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    Managing glaucoma with surgical procedures (plural)

    Treatment not always single procedure that controls disease for remainder of patient’s life

     

    Re-thinking success 

    In many ways, we are improving at diagnosing and treating glaucoma earlier, which always offers the best prognosis. But we are still not where we need to be. We do not have a single glaucoma procedure that is a cure-all.

    I am frequently making adjustments to shunts that were placed 10 years previously. However, all of these options are much safer than in the past, and I find myself performing far fewer filtering surgeries and tube shunts now. 

    Excellent safety profiles have changed my criticism of efficacy. While patients may have to undergo more procedures, they are seeing well, their lives are not adversely affected by the recovery, and they are generally better off.

    Reducing medication is a big deal. Even patients who understand the importance and have good compliance still find it a daily burden. The ability to minimize in a meaningful way or replace medical therapy is a big advance. 

    Changes in mindset never happen quickly, but as convincing evidence builds, we always get there. It is true that most of these MIGS procedures are not designed to deliver home-run IOP reductions for end-stage glaucoma, but they do deliver solid singles and doubles for mild-to-moderate glaucoma patients where these devices offer significant advances in therapy.

    If we can hit a single every time and work our way around the bases while eliminating the really bad events, we have won the game. 

     

     

    References

    Fea AM, Bosone A, Rolle T, et al. Micropulse diode laser trabeculoplasty (MDLT): a phase II clinical study with 12 months follow-up. Clin Ophthalmol. 2008;2:247-252.

    Fudemberg SJ, Myers JS, Katz LJ. Trabecular meshwork tissue examination with scanning electron microscopy: a comparison of micropulse diode laser (MLT), selective laser (SLT), and argon laser (ALT) trabeculoplasty in human cadaver tissue. Invest Ophthalmol Vis Sci. 2008;49(5):ARVO e-abstract 1236.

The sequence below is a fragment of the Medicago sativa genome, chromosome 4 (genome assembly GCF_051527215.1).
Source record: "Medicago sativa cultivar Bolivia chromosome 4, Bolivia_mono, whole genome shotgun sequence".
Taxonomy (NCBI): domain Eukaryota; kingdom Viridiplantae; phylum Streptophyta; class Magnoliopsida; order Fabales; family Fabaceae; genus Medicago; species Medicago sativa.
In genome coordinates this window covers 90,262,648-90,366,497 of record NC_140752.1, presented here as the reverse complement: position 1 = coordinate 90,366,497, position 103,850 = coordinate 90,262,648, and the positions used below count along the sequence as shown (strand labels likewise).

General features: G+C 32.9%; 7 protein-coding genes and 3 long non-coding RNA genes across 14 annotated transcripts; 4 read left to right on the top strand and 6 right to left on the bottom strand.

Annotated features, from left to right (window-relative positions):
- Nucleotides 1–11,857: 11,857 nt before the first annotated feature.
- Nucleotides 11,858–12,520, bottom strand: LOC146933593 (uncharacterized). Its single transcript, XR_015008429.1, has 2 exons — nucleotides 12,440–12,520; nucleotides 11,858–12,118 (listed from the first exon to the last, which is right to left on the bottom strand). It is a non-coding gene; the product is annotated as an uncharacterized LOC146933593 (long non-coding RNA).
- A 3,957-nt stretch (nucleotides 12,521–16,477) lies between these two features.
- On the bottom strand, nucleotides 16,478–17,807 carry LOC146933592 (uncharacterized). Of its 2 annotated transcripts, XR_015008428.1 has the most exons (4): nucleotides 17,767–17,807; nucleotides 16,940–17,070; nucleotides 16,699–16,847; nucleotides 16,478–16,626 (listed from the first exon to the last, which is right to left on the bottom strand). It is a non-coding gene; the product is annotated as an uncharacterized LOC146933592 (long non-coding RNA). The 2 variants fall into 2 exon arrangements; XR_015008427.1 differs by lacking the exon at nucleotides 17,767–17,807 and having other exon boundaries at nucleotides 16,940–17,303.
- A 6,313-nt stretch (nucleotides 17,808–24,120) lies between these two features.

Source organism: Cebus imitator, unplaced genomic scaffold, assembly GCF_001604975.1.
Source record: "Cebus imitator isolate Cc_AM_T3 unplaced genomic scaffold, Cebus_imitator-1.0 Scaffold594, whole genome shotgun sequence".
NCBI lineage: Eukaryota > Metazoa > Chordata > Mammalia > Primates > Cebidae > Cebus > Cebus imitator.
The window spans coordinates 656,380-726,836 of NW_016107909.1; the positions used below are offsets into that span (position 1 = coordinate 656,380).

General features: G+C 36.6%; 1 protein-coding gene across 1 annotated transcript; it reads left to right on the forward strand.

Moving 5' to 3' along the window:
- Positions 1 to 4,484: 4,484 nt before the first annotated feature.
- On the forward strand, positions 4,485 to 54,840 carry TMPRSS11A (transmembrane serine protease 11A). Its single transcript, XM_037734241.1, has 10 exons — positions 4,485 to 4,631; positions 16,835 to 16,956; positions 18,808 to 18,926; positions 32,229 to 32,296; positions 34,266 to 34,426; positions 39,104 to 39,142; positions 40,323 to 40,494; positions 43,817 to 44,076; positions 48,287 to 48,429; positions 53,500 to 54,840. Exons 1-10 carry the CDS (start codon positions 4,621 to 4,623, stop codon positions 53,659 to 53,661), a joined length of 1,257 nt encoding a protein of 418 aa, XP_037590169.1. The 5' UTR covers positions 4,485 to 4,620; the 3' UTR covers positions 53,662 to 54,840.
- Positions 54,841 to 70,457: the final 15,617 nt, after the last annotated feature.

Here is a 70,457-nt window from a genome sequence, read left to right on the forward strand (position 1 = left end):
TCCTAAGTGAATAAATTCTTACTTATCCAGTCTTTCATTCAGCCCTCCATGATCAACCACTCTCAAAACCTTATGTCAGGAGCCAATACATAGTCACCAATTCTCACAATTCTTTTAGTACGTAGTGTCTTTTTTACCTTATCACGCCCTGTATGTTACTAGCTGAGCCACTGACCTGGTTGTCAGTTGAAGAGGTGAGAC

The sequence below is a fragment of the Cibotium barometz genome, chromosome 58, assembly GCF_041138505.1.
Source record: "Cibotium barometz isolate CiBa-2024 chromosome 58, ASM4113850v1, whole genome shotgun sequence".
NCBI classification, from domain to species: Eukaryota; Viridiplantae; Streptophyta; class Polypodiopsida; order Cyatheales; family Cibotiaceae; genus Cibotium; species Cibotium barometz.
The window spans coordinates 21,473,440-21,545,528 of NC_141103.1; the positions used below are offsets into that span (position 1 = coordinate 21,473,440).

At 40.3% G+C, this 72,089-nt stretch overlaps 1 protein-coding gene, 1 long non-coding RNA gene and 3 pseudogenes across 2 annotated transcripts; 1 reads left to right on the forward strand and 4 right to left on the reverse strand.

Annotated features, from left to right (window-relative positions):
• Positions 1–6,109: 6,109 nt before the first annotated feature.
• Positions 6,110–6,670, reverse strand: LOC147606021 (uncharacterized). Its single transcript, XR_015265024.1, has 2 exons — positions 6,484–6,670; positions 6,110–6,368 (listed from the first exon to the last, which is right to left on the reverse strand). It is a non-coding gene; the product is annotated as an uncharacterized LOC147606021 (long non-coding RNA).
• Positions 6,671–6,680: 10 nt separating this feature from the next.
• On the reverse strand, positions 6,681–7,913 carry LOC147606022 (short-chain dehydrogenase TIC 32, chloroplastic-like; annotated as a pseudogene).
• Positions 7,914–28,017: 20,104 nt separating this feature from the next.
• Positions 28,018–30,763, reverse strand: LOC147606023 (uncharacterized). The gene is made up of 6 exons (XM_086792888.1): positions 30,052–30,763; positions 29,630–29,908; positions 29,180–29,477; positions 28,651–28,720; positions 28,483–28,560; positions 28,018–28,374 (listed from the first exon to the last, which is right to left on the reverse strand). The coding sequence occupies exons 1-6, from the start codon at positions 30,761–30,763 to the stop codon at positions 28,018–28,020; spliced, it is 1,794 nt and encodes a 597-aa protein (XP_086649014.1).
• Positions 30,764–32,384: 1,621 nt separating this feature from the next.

Neuhann TH.  Trabecular micro-bypass stent implantation during small-incision cataract surgery for open-angle glaucoma or ocular hypertension:  Long-term results. J Cataract Refract Surg. 2015; 41:2664-2671.

    Johnson DH, Matsumoto Y.  Schlemm's canal becomes smaller after successful filtration surgery. Arch Ophthalmol. 2000 Sep;118(9):1251-6.

    Traverso C. iStent Trabecular Micro-Bypass Stent: 18-Month Interim Analysis on Refractory Open-Angle Glaucoma Patients. Presented at the 2015 American Academy of Ophthalmology Meeting, Atlanta. November 2015.

    Höh H, Grisanti S, Grisanti S, Rau M, Ianchulev S. Two-year clinical experience with the CyPass micro-stent: safety and surgical outcomes of a novel supraciliary micro-stent. Klin Monbl Augenheilkd, 2014. Vol. 231(4), pp. 377-81.

    García-Feijoo J, Rau M, Grisanti S, et al. Supraciliary Micro-stent Implantation for Open-Angle Glaucoma Failing Topical Therapy: 1-Year Results of a Multicenter Study. Am J Ophthalmol. March 2015.

     

    Robert J. Noecker, MD

    E: [email protected]

    Dr. Noecker practices at Ophthalmic Consultants of Connecticut in Fairfield, CT. He is currently assistant clinical professor of ophthalmology at the Yale University School of Medicine and is clinical professor of surgery at the Frank Netter School of Medicine of Quinnipiac University. Dr. Noecker is a consultant to Alcon Laboratories, Allergan, Glaukos, Innfocus, and Iridex.

    Robert J. Noecker, MD
    Dr. Noecker, vice chair, University of Pittsburgh Medical Center Eye Center, and director, Glaucoma Service and associate professor of ...

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